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Tips for Avoiding Computer Vision Syndrome

Use these tips to avoid getting eye strain from computer use

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You’ve been sitting in front of your computer for two hours trying to finish a project. But it’s impossible to concentrate because of your stinging, burning dry eyes. You can’t quit now, but you can hardly see.

You may have computer vision syndrome, or CVS. Tired eyes and blurry vision are two symptoms of this growing health  problem, also known as digital eye strain.  As computer use continues to rise, so do cases of CVS. A recent study showed that nearly 90 percent of employees who work with computers for more than three hours a day suffer from some form of eye trouble.

Causes of Computer Vision Syndrome

CVS has a host of causes including improper lighting, screen glare, and an ill-adapted workspace.   Poor posture and glasses or contact lenses with incorrect prescriptions can also exacerbate the condition,  according to Kent M. Daum, O.D., Ph.D., of the School of Optometry of the University of Alabama, Birmingham.

Staring at the screen is another culprit.  When we lock our eyes on a computer screen, we blink less, so the eyes become dry, explains Daum.  And the more we concentrate, the less we blink, so casually surfing the Web may be easier on the eyes than focused work, he says. Also, deficiencies of vitamin A may cause severe eye dryness, which makes the condition worse.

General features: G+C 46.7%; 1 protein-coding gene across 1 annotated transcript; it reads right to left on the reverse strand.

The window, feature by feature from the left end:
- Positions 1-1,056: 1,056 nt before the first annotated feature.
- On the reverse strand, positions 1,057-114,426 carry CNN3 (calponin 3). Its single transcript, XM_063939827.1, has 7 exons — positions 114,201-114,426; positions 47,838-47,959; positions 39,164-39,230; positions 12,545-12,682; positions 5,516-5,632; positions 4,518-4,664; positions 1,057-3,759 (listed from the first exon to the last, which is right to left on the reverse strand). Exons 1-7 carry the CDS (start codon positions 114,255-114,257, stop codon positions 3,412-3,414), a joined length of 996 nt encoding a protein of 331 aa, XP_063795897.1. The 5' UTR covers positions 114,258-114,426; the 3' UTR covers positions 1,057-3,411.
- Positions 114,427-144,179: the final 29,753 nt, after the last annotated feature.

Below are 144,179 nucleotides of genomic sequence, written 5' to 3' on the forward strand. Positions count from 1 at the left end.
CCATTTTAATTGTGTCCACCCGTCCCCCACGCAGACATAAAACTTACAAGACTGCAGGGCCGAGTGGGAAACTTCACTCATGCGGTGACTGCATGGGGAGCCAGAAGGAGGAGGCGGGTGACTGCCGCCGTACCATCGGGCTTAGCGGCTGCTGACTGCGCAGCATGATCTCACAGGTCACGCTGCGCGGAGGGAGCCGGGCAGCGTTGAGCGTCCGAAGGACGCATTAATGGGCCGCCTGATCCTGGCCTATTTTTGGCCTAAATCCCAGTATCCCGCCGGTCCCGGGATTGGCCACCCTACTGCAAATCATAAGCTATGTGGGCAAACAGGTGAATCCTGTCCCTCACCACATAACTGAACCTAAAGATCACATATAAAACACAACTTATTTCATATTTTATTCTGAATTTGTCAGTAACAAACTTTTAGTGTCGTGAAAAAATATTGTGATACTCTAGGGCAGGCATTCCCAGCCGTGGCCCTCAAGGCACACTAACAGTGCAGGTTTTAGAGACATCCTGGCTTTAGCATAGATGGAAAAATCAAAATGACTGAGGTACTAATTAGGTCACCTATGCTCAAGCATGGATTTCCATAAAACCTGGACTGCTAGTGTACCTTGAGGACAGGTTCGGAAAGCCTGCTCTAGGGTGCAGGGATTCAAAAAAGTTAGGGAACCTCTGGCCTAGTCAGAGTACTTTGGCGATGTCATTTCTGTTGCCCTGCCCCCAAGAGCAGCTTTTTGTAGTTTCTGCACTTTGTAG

Comfort Your Eyes

While CVS has not yet been shown to damage vision, there is no need to put up with its uncomfortable symptoms. Proper workspace ergonomics, frequent breaks from the computer, and eye drops are easy solutions that work.

  • Use eye drops: When choosing eye drops, stay away from those containing phenylephrine or other whitening agents that can worsen symptoms over time.
  • Lower the lights: Dimming the lights in the workspace can also reduce eye fatigue. “The eye adjusts to the relatively dim computer screen. If you have a brightly lit office, whenever you look away from the screen, your eyes have to adjust to that brighter light, which can lead to eye fatigue,” Daum explains.
  • Adjust your computer:  Judith Lasater, Ph.D., author of Relax and Renew: Restful Yoga for Stressful Times recommends adjusting the computer so that the eyes rest at the level just below the tips of the ears; this will put the head in a more relaxed, comfortable position.
  • Sit up straight:  Lasater also says to pull your shoulder blades down, “like tucking in a shirt,” for a long back and open chest.
  • Relax:  To release overall tension, which Lasater says contributes to eye distress, she suggests practicing Savasana (Corpse Pose) with a prop set up tailored for the eyes. Lie down in Savasana with a stack of books or a couple of block lying above the top of your head. Place either a five-pound bag of rice or a sandbags halfway on the books/blocks and halfway on your forehead. Relax for 15 minutes. This will help the muscles in the head to loosen and relax.

See also Ayurveda’s Remedies for Tired Eyes